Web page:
The vote delivered a further crushing blow to the Socialist and conservative parties that had alternated in power for decades until Macron's election in May blew apart the left-right divide.
With 90 percent of voters accounted for, Macron's Republic on the Move (LREM) and Modem allies had won 31.9 percent support, Interior Ministry results showed.
The conservative party The Republicans and allied center-right Union of Democrats and Independents held 18.9 percent, the National Front 13.8 percent and the Socialists 7.45 percent.
Pollsters project Macron's alliance could win as many as three-quarters of the seats in the lower house after next week's second round of voting.
That would give France's youngest leader since Napoleon a powerful mandate to make good on campaign pledges to revive France's fortunes by cleaning up politics and easing regulations that investors say hobble the euro zone's second-biggest economy.
"France is back," Prime Minister Edouard Philippe said on French TV. "Next Sunday, the National Assembly will embody the new face of our republic."
Voter turnout was a record low for parliamentary elections in the post-war Fifth Republic at 48.6 percent, taking the shine off Macron's margin of victory in the first round.
oth the Socialists and the conservative Republicans urged more voters to cast their ballots in the June 18 second round, warning them against allowing too much power to be concentrated in the hands of one party.
Macron professes to be of neither right nor left. His one-year-old LREM party fielded both seasoned veterans and political novices including a former bullfighter, a fighter pilot and a former armed police commander.
"It's a renewal of the political class," said Jose Jeffrey, a Health Ministry administrator who voted LREM.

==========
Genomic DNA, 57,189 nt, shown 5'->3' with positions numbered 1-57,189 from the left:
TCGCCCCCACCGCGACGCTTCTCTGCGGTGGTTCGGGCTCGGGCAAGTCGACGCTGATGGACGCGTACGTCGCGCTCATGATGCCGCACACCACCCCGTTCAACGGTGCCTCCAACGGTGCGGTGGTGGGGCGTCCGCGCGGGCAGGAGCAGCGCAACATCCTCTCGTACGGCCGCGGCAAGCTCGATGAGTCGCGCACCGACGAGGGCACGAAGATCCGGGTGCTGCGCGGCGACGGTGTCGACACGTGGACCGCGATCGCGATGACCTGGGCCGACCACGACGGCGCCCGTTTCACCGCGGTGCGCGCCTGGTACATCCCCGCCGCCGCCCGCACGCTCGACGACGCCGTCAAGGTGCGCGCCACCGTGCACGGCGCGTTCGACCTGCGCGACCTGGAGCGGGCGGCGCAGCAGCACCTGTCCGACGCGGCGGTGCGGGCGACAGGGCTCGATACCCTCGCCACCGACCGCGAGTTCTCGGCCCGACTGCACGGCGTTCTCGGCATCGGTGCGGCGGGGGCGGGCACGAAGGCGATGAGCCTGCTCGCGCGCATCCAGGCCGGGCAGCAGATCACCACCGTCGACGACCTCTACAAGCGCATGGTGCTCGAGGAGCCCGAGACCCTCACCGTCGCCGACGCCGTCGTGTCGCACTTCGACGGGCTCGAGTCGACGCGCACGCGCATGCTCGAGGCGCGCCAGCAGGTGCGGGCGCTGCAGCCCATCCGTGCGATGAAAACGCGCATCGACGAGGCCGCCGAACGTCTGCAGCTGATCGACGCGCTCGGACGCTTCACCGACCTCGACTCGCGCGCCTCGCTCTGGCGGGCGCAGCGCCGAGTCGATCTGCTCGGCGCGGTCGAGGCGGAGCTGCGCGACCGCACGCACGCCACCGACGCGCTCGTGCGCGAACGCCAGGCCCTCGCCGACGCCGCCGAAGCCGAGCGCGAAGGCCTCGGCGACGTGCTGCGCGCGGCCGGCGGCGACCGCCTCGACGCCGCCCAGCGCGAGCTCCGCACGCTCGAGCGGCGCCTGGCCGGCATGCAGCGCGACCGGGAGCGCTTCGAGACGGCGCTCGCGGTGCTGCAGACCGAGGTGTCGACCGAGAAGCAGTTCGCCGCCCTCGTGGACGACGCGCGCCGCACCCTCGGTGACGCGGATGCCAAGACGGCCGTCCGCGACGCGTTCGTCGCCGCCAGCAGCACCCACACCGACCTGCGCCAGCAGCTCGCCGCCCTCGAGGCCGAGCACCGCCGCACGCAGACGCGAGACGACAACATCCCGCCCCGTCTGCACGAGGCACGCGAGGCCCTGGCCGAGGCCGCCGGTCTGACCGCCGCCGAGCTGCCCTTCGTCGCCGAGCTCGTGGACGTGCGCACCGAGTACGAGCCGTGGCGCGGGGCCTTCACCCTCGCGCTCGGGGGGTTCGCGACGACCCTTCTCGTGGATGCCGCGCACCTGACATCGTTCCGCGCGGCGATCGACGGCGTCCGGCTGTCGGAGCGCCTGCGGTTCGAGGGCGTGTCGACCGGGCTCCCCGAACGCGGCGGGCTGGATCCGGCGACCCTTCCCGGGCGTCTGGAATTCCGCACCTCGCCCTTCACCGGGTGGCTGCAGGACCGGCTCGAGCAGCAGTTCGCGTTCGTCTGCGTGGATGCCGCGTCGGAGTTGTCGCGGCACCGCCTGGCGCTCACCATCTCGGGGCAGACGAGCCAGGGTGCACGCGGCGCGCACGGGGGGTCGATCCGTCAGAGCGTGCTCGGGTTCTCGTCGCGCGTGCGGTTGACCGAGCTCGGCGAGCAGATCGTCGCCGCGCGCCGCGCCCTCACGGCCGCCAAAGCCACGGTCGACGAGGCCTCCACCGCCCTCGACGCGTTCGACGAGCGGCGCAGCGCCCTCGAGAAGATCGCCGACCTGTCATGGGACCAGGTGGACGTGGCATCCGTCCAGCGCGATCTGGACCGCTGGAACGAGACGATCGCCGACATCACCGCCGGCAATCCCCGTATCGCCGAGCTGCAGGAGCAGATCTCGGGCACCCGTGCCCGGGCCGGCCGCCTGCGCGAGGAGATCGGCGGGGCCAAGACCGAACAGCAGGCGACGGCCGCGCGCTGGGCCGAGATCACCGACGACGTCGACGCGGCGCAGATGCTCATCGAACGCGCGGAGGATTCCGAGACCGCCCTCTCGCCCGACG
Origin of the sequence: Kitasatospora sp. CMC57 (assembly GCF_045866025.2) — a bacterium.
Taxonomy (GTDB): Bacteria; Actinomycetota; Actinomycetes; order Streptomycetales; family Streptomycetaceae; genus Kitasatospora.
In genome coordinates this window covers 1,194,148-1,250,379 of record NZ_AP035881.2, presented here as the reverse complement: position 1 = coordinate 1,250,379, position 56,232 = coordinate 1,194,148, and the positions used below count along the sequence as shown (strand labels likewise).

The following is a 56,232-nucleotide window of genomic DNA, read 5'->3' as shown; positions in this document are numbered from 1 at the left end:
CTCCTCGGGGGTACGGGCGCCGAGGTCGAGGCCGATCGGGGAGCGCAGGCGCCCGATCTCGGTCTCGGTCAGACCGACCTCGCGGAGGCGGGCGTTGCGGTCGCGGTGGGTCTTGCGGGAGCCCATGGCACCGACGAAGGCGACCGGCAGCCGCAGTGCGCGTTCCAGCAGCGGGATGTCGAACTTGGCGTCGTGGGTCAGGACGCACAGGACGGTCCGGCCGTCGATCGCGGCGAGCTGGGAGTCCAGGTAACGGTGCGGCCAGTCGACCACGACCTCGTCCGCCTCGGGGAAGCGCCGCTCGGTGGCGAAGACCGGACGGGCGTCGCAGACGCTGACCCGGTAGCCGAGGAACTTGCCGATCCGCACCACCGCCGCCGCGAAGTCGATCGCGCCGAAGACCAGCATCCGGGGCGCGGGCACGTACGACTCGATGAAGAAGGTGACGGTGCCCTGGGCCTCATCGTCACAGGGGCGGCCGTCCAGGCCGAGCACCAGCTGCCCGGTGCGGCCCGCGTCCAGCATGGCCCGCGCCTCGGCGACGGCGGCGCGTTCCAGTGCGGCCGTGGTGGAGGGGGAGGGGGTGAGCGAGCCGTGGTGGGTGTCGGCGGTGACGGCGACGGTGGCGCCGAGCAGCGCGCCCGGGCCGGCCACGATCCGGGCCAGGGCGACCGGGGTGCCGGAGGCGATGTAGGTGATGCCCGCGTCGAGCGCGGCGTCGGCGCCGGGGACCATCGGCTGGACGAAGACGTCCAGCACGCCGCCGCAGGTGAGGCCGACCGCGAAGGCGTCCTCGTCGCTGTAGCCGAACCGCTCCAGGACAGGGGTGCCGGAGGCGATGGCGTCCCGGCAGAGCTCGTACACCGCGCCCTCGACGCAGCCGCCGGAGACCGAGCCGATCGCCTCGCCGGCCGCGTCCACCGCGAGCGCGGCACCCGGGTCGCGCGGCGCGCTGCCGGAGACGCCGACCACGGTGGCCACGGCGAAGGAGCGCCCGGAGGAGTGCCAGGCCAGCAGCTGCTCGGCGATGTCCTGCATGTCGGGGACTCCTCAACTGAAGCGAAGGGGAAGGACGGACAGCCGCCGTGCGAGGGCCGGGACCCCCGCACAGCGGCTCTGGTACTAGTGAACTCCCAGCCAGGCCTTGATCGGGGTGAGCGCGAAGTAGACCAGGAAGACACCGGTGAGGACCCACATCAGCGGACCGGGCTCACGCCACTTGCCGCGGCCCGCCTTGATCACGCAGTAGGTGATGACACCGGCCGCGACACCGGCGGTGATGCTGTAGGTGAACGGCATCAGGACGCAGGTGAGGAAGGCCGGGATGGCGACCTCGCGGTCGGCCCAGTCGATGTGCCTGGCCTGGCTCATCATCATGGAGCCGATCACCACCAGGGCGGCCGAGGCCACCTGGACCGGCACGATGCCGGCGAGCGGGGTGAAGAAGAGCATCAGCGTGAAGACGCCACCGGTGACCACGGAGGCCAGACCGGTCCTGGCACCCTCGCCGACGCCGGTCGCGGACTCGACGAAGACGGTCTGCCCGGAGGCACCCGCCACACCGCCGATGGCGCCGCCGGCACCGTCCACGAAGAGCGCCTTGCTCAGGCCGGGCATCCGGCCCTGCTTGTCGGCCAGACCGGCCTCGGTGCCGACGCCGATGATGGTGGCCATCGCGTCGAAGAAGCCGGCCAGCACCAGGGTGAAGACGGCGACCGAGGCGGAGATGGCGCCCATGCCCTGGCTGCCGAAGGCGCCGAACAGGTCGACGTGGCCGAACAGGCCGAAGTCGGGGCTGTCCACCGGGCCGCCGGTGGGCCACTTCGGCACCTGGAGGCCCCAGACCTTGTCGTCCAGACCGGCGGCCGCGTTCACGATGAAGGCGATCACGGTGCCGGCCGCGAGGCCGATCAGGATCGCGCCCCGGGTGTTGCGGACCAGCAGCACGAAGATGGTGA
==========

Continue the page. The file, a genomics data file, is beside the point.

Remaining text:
Projections by three pollsters of LREM's tally after the second round ranged from 390 to 445 of the assembly's 577 seats - potentially the biggest majority since president Charles De Gaulle's conservatives won more than 80 percent of seats in 1968.
Macron, a former investment banker, wants what supporters describe as a "big bang" of economic and social reforms, including an easing of stringent labor laws and reform of an unwieldy pension system.
The pro-European leader's program enjoys strong support among liberal, well-educated voters in France's big cities, but he is less popular in poorer areas where industry is in decline.
Sunday's projections pointed to another torrid night for the two main traditional parties, which have suffered high-profile defections to Macron’s government, as well as the far-right National Front.
The Socialist Party suffered in particular. Its chief, Jean-Christophe Cambadelis, confirmed he had been eliminated from his long-held Paris seat, a symbol of his party's stunning demise after five years in power. Benoit Hamon, its failed presidential candidate, was also headed for the exit door.
Cambadelis acknowledged that the first round marked an "unprecedented" setback for the party, set to win a paltry 30-40 seats, and the broader left.
"It is neither healthy nor desirable for a president who gathered only 24 percent of the vote in the first round of the presidentials and who was elected in the second round only by the rejection of the extreme right should benefit from a monopoly of national representation," Cambadelis said.
Francois Baroin, who led the campaign of the conservative Republicans, projected to win 80-100 seats, echoed the sentiment.
National Front leader Marine Le Pen, who led the voting in her northern constituency, called the huge abstention rate "catastrophic" and urged supporters to turn out in a week's time.
Pollsters projected her party, which is still reeling from her disappointing showing in the presidential run-off vote against Macron, will next week win just a small handful of seats - perhaps as few as one.
Among the LREM political newcomers who went through to second round were his key ministers and a retired bullfighter.